I believe that, in analyzing countertransference, we should include the feelings belonging to what Zac refers to as the “real person of the analyst.” In my opinion, identification with the patient tends to be paralyzing and to produce a generalized feeling of dissatisfaction. This is because such identification leads to the analyst’s being invaded by the patient’s rage and violence and, consequently, his experiencing a feeling of emptiness induced by a sense of uselessness, a sense of internal depletion that, perhaps, also stems from the narcissism we share as analysts. The devaluation that appears in the analyst, and that contributes to the patient’s self-adoration, is sustained, I believe, by the analyst’s own need to avoid projecting his own destructive impulses.

I contend that the patient experiences the same paralysis as the analyst, and, as its mirror image, this paralysis may cause us to fear our aggression towards the patient. A fear of loss also becomes engendered in these patients, for they believe that they have depleted the object and that it will abandon them as a result. Fear of our own natural reactions tends to still the situation further and may prevent us from noticing the appearance of fear and the enormous anxiety it produces in the patient. For this reason, it may be useful to analyze the paradox of the patient, who wants help and simultaneously rejects it. This fear-based rejection gives rise to the enactment. From time to time, the analyst recognizes the need and the implicit request behind the patient’s actions. When this happens, revealing this paradox to the patient partially resolves the analyst’s own paradox by avoiding entering into a counter-identification with him.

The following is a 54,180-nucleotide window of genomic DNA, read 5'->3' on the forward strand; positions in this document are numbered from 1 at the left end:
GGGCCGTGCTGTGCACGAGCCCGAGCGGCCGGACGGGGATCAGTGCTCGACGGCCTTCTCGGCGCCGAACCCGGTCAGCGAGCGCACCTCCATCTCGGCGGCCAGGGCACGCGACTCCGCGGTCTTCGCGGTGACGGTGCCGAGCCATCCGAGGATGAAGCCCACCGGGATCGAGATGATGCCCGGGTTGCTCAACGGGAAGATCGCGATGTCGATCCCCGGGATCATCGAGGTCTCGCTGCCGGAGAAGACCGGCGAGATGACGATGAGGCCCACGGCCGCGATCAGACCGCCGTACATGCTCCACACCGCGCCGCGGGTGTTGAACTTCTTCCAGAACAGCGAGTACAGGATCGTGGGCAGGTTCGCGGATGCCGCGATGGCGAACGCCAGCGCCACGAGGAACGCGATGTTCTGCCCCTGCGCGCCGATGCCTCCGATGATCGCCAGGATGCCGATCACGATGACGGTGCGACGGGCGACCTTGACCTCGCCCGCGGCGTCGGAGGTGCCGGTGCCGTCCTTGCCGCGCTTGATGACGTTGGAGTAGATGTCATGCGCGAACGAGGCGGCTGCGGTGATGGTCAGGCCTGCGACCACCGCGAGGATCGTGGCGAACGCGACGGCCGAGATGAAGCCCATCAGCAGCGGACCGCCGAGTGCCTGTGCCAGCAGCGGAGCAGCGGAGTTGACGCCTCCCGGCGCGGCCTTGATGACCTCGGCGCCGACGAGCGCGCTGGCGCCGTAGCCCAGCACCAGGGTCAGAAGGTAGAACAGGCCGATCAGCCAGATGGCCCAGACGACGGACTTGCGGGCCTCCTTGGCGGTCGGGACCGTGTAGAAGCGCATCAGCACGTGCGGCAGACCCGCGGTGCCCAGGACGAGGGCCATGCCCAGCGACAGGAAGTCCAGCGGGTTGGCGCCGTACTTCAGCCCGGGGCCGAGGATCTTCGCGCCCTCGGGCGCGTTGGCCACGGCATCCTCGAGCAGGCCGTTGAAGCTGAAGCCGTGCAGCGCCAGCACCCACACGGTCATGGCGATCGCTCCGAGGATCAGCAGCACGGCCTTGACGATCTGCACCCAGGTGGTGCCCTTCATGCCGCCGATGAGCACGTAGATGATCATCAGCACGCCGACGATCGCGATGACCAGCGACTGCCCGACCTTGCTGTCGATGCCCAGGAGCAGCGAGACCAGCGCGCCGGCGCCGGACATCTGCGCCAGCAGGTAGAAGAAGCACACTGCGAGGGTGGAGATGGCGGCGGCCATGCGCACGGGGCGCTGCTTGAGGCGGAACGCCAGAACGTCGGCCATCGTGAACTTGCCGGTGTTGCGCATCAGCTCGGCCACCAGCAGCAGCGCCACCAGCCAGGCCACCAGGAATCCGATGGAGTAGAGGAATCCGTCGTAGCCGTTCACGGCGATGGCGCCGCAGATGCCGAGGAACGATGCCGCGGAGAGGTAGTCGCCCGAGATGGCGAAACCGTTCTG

In addition to paralysis, frightening fantasies may appear in the patient’s dreams precisely because he has introjected an authoritarian object – the analyst, with whom he identifies – in order to control it, and yet he feels subjugated to it. I believe that the depth of feeling of privation and dearth in narcissistic patients gives rise to fear of dependent love. This profound experience manifests in the mechanism they use to omnipotently deny a frustrating reality, which, paradoxically, tests their very fear.

The analyst risks not perceiving a mutual idealization which, should it be noted, would not only facilitate recognition of the patient’s aggression but also of the analyst’s own aggression perpetuating their mutual idealization, and, thereby, paralyzing the process. Thus, “prohibitions” on interpretation require the limit given by an interpretation. The analyst’s explanation of the implicit limits of an interpretation, which he gives when his fear of aggression disappears, not only gives the patient relief but also conveys the presence of an object that does not break or submit. That is, it resolves a double paradox, the patient’s and the analyst’s own.